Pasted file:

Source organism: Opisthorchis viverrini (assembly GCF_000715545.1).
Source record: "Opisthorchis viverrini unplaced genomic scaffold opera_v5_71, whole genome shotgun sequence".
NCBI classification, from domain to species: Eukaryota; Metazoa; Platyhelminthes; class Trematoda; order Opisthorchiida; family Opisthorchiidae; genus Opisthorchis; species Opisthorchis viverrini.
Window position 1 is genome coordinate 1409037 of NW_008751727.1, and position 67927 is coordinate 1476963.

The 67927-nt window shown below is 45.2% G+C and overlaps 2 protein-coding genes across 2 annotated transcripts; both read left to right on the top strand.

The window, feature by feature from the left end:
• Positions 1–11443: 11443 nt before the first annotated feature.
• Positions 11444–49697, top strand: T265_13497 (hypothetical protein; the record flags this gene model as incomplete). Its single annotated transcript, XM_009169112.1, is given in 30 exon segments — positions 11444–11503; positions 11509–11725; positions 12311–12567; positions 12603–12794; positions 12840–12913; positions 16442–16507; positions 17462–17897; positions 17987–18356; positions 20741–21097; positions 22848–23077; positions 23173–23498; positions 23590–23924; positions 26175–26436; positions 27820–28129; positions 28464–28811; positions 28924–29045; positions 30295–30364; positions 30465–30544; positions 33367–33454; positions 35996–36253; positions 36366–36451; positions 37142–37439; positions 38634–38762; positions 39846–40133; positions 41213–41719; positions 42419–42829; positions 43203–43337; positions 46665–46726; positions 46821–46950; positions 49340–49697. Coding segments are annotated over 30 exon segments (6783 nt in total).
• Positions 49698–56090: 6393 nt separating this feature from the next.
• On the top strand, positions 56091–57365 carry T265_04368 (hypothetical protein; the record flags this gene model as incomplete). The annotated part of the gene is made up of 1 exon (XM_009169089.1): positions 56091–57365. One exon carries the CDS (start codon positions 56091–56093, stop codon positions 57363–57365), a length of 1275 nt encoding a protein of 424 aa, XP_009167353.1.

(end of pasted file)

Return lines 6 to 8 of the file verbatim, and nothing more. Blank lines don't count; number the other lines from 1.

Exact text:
The window, feature by feature from the left end:
• Positions 1–11443: 11443 nt before the first annotated feature.
• Positions 11444–49697, top strand: T265_13497 (hypothetical protein; the record flags this gene model as incomplete). Its single annotated transcript, XM_009169112.1, is given in 30 exon segments — positions 11444–11503; positions 11509–11725; positions 12311–12567; positions 12603–12794; positions 12840–12913; positions 16442–16507; positions 17462–17897; positions 17987–18356; positions 20741–21097; positions 22848–23077; positions 23173–23498; positions 23590–23924; positions 26175–26436; positions 27820–28129; positions 28464–28811; positions 28924–29045; positions 30295–30364; positions 30465–30544; positions 33367–33454; positions 35996–36253; positions 36366–36451; positions 37142–37439; positions 38634–38762; positions 39846–40133; positions 41213–41719; positions 42419–42829; positions 43203–43337; positions 46665–46726; positions 46821–46950; positions 49340–49697. Coding segments are annotated over 30 exon segments (6783 nt in total).